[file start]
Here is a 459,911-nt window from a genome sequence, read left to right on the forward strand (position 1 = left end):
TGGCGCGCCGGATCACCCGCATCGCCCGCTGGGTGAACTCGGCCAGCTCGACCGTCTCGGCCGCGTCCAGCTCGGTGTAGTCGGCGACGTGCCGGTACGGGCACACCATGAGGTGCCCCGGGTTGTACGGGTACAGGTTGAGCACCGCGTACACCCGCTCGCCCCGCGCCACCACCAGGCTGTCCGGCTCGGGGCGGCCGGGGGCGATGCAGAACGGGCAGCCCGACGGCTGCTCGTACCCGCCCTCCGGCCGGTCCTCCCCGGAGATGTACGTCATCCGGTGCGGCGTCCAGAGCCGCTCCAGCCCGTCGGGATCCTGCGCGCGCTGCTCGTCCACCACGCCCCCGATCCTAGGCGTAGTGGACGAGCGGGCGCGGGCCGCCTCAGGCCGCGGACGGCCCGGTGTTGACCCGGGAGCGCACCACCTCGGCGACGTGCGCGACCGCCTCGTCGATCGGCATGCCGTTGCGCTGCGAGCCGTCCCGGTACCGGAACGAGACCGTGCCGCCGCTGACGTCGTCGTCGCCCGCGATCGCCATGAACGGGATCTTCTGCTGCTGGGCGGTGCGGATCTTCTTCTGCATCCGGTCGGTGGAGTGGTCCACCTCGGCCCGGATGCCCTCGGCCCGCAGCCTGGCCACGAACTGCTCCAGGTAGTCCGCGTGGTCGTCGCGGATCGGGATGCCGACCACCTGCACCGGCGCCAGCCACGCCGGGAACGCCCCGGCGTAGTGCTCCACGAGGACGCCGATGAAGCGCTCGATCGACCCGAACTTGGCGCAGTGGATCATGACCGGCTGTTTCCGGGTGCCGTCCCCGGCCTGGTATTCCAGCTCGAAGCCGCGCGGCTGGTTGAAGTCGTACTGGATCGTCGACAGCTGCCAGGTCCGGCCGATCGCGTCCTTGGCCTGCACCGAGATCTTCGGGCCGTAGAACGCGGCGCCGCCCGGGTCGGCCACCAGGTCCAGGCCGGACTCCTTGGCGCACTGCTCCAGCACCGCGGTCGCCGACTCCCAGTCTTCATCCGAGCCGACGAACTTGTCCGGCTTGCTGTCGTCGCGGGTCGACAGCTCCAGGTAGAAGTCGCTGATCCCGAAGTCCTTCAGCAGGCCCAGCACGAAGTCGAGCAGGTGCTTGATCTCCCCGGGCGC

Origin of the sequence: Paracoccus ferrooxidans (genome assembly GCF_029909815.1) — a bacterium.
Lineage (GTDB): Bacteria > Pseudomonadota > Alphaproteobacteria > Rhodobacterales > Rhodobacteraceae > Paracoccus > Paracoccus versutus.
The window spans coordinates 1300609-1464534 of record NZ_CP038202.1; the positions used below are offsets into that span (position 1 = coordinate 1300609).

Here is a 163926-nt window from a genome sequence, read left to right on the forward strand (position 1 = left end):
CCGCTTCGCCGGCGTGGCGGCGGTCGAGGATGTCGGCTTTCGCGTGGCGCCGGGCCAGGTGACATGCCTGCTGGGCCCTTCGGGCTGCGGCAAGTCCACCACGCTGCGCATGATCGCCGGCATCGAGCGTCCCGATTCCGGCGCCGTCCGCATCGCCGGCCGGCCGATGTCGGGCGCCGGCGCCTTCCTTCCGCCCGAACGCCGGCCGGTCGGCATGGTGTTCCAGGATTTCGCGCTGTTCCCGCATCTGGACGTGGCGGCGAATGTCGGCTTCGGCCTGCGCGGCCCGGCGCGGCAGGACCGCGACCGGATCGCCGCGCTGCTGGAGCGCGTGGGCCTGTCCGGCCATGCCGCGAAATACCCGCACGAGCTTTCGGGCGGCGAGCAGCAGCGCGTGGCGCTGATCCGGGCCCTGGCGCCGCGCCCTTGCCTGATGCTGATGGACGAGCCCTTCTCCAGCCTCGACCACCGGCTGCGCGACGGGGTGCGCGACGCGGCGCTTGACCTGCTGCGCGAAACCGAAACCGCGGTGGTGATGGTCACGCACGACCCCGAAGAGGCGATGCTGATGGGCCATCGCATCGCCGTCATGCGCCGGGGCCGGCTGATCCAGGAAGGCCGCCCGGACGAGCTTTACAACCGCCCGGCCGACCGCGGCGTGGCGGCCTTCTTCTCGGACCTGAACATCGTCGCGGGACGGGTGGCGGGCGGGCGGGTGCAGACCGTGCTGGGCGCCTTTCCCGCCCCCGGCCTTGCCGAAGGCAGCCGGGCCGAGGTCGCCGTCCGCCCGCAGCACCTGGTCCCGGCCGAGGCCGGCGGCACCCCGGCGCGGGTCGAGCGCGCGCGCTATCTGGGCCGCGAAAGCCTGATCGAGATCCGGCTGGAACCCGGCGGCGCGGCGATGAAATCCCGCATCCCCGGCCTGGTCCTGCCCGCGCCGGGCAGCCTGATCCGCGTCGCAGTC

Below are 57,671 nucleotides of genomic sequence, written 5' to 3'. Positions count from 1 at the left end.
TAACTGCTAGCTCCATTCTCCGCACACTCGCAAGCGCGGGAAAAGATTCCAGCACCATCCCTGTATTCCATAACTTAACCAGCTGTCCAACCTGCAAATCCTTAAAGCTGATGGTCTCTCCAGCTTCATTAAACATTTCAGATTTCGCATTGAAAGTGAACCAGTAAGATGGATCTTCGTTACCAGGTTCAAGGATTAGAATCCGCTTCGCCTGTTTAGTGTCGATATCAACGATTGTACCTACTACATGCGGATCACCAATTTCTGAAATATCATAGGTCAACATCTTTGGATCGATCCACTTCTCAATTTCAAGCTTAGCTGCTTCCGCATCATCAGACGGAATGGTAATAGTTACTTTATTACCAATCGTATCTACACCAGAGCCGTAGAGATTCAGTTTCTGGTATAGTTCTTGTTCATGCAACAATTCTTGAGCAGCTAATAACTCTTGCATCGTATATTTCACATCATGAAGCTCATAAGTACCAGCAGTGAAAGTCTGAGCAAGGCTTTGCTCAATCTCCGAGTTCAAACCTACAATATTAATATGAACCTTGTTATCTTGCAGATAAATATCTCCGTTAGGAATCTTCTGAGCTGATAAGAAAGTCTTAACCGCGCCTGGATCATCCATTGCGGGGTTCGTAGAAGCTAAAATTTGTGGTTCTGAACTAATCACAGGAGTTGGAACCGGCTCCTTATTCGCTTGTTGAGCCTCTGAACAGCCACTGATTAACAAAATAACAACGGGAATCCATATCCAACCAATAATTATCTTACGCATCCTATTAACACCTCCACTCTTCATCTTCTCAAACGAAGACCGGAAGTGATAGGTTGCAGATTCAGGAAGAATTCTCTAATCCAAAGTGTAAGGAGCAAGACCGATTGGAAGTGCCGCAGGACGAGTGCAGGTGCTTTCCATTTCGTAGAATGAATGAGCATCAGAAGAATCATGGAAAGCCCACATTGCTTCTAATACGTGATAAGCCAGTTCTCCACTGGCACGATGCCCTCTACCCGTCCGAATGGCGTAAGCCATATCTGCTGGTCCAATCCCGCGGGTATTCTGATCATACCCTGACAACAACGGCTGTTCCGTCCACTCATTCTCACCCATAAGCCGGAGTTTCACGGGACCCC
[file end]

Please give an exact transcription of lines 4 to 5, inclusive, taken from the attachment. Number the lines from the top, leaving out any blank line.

Lineage (GTDB): Bacteria > Pseudomonadota > Alphaproteobacteria > Rhodobacterales > Rhodobacteraceae > Paracoccus > Paracoccus versutus.
The window spans coordinates 1300609-1464534 of record NZ_CP038202.1; the positions used below are offsets into that span (position 1 = coordinate 1300609).